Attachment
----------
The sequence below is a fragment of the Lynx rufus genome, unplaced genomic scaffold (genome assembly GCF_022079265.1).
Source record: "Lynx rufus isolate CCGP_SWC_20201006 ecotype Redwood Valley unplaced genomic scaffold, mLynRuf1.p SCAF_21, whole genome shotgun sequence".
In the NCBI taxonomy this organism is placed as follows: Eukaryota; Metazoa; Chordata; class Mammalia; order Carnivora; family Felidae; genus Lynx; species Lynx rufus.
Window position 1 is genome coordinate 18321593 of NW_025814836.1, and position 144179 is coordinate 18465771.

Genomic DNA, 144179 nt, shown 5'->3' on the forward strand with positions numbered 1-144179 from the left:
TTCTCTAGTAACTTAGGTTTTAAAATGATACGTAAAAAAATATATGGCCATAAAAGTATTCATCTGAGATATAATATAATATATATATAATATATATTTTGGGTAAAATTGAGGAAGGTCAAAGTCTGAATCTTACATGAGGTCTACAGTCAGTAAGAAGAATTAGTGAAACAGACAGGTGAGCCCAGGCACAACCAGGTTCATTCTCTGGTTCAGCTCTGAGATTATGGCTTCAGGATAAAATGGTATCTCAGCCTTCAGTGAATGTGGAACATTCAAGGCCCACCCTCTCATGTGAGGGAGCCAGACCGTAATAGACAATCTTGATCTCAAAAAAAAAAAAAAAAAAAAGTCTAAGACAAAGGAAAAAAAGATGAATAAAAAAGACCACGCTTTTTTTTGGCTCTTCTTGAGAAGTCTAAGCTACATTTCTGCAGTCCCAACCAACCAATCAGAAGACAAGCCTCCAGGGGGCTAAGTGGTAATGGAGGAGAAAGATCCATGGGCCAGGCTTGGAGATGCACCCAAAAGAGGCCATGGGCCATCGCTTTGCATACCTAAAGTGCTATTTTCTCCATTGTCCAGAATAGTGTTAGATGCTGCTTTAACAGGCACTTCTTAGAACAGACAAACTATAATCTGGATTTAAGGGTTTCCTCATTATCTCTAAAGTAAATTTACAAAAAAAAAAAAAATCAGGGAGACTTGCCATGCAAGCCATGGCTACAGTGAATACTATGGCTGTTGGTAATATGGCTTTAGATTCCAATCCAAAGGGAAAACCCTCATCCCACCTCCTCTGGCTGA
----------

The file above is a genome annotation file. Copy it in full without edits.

The sequence below is a fragment of the Lynx rufus genome, unplaced genomic scaffold (genome assembly GCF_022079265.1).
Source record: "Lynx rufus isolate CCGP_SWC_20201006 ecotype Redwood Valley unplaced genomic scaffold, mLynRuf1.p SCAF_21, whole genome shotgun sequence".
In the NCBI taxonomy this organism is placed as follows: Eukaryota; Metazoa; Chordata; class Mammalia; order Carnivora; family Felidae; genus Lynx; species Lynx rufus.
Window position 1 is genome coordinate 18321593 of NW_025814836.1, and position 144179 is coordinate 18465771.

Genomic DNA, 144179 nt, shown 5'->3' on the forward strand with positions numbered 1-144179 from the left:
TTCTCTAGTAACTTAGGTTTTAAAATGATACGTAAAAAAATATATGGCCATAAAAGTATTCATCTGAGATATAATATAATATATATATAATATATATTTTGGGTAAAATTGAGGAAGGTCAAAGTCTGAATCTTACATGAGGTCTACAGTCAGTAAGAAGAATTAGTGAAACAGACAGGTGAGCCCAGGCACAACCAGGTTCATTCTCTGGTTCAGCTCTGAGATTATGGCTTCAGGATAAAATGGTATCTCAGCCTTCAGTGAATGTGGAACATTCAAGGCCCACCCTCTCATGTGAGGGAGCCAGACCGTAATAGACAATCTTGATCTCAAAAAAAAAAAAAAAAAAAAGTCTAAGACAAAGGAAAAAAAGATGAATAAAAAAGACCACGCTTTTTTTTGGCTCTTCTTGAGAAGTCTAAGCTACATTTCTGCAGTCCCAACCAACCAATCAGAAGACAAGCCTCCAGGGGGCTAAGTGGTAATGGAGGAGAAAGATCCATGGGCCAGGCTTGGAGATGCACCCAAAAGAGGCCATGGGCCATCGCTTTGCATACCTAAAGTGCTATTTTCTCCATTGTCCAGAATAGTGTTAGATGCTGCTTTAACAGGCACTTCTTAGAACAGACAAACTATAATCTGGATTTAAGGGTTTCCTCATTATCTCTAAAGTAAATTTACAAAAAAAAAAAAAATCAGGGAGACTTGCCATGCAAGCCATGGCTACAGTGAATACTATGGCTGTTGGTAATATGGCTTTAGATTCCAATCCAAAGGGAAAACCCTCATCCCACCTCCTCTGGCTGA